It turns out if one fiddles with the 'Blogger' pictures in Picasa web albums, it affects the pictures on the actual blog as well. This is news to me. So please be patient as I slowly restore the pictures that have gone missing. I must admit, part of me has been cowering under virtual blankets afraid to look at the wreckage of the the big black gaping holes (with very threatening symbols no less) where my photos used to sit. Those angry exclamation points and triangles were just too much to bear.
|Sachertorte from my kitchen. Bulbous, but scrumptious.|
In the middle of the September new-class chaos, I also took a holiday with my mum. She flew out from Wisconsin, and since she's visited Czech Republic before, we decided to check out some other places. Since Vienna is adored by both of us, we started with a couple days there staying smack-dab next to the outdoor food market - the Naschmarkt.
But back to the cake. Sachertorte is a Viennese legend. It originated in the Hotel Sacher over 175 years ago, and versions of it are sold in cafes across Europe. The original can only be had in Vienna, and I believe also their hotel in Salzburg. In the past, I've always arrived at Hotel Sacher's Café during their busy time. Morning, mid-day, evening, it's always been packed with people. But this time, we tried a late evening approach - ten or elevinish. Seats were procured and cake was had.
And I don't know if it's the elegant 'S' icon on every pane of glass in the cafe, or the Sacher Hotel chocolate seal atop each slice of cake, but it just tasted better than any other Sachertorte I've ever had. And there have been many.
Compared to American cakes, the sweetness of Sachertorte is quite understated. Yet the smooth chocolate icing and the apricot glaze between the layers gave it the sugar edge my taste buds badly craved. Then again, to balance that out, the whipped cream served along side was also unsweetened. But then, the mug of Hot Sacher Chocolate I ordered tipped the sweet scale over again. It seems to me that Sachertorte has held onto it's popular position in Central Europe for so long precisely for this sweetness balance.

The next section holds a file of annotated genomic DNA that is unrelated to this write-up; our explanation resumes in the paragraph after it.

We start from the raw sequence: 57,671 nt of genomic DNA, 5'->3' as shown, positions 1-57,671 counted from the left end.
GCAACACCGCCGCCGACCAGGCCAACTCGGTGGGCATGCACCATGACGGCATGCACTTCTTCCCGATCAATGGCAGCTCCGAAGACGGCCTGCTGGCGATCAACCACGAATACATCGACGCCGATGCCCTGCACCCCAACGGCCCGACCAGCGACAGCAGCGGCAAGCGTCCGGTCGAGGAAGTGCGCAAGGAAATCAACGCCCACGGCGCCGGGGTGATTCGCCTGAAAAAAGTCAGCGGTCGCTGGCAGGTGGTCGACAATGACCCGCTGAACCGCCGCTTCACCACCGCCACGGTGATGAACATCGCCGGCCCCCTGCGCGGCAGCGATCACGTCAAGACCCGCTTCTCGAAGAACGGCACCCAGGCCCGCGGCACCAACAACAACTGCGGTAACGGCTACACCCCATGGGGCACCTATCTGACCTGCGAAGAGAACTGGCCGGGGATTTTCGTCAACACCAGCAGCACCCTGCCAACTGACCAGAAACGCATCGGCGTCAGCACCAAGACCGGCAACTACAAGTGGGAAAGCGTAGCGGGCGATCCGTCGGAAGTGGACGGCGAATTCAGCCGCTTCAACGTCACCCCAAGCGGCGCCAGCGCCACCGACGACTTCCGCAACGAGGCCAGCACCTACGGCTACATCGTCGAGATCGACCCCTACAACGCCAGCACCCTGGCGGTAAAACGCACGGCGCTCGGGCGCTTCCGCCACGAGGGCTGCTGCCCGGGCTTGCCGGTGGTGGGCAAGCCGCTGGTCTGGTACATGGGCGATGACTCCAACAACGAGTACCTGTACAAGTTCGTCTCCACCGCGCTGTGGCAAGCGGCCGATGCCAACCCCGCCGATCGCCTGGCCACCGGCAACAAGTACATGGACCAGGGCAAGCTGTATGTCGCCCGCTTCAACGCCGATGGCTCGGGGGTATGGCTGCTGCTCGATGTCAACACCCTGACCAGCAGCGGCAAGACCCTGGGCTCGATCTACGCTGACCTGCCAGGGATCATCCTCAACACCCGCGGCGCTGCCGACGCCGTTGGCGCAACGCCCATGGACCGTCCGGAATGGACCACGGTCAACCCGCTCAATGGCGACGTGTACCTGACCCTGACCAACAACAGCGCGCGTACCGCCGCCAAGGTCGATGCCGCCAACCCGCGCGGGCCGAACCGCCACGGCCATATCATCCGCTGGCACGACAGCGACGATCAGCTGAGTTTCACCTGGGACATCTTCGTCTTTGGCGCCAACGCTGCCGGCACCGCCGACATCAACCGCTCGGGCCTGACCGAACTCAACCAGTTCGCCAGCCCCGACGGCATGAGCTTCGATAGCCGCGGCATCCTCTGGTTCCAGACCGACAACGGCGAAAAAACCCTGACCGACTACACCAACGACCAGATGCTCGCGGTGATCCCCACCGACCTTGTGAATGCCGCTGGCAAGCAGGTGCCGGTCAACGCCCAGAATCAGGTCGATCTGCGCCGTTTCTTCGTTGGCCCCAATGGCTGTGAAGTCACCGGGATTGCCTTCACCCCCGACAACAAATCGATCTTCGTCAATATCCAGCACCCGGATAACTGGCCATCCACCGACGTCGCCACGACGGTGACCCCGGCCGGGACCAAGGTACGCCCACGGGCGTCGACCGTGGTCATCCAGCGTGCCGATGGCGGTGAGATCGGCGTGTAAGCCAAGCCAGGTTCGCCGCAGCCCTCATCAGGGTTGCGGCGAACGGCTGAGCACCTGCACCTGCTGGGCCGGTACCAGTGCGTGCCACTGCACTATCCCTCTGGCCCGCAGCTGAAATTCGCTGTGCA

|THE Original Sacher-Torte|
The result is pictured at the top of the post. Not nearly as elegant as the Sacher Original. And to be honest, this was my second attempt. (The first turned into the biggest cake disaster I've ever lived through. Entire thing went to the trash. It was completely my mistake. When beating the egg whites and sugar together I used a wooden bowl, rather than glass, and those whites would not turn into anything resembling firm peaks!)
The cake bakes up with quite a domed arch shape. Since the whole thing should be sliced in half, the top should be sliced evenly flat too. And cutting off those excess top bits should give you enough for a hearty taste-test as well.
The apricot glaze is just lovely, and it pays to brush it onto the cake layer with a big rubber pastry brush, slowly, so it can sink in to the cake. Oh, and somehow my version ended up receiving chopped toasted almonds on top - not usual on a Sachertorte. But almonds suited the chocolate and apricot/rum glaze, and what's more, I really didn't find the glaze visually appealing. It turned out a bit too thin. It might be worth experimenting with a different chocolate glaze than the one in the recipe, which is perhaps too basic.
While it's a bit of a do-ahead cake (best to bake the night before, to be glazed/assembled the next day) it doesn't keep very long. Even well-covered in the fridge it seemed to dry out quickly. It's a great cake to share. Although, come to think of it, every cake is theoretically made for sharing. But the drying-out concern makes this one particularly destined for sharing, and not guilting it's way onto your plate for days on end.
Disclaimer: I may have too-much-cake-in-the-kitchen trauma.
(For a very nice Vienna write-up, check out post from earlier this year at What's for Lunch Honey?)
|St. Stephan's Cathedral|
A great, great, great place to stay is right next to the Naschmarkt at Wombat's City Hostel. It's newly built with private rooms as well as dorms. Very nice and clean kitchen facilities...makes eating straight from the market so easy!
If cooking for yourself is not appealing on holiday, there are plenty of cute cafés tucked between the rows of veg at the market. And for a sweet fix while walking, duck into the Schoko Company shop (in the middle of the market area) for a wide selection of über-creative chocolate creations, especially ones by my fave Austrian producer, Zotter.
Beyond the Naschmarkt are plenty of museums and other attractions depending on one's interests. Yet, one place absolutely anyone can find worth visiting is Prater (Wurstelprater) - the amusement park.
Firstly developed in the late 1800s and reconstructed after the war, Prater is the amusement park with atmosphere. Classic rides, games, and nostalgic images abound...go at night and you won't be disappointed!
A few more Vienna pictures can be found in this Picasa web album.
Next food stop on the mum-n-daughter holiday: Rome. Psst...there will be artichokes!
Dobrou Chut'/ Enjoy.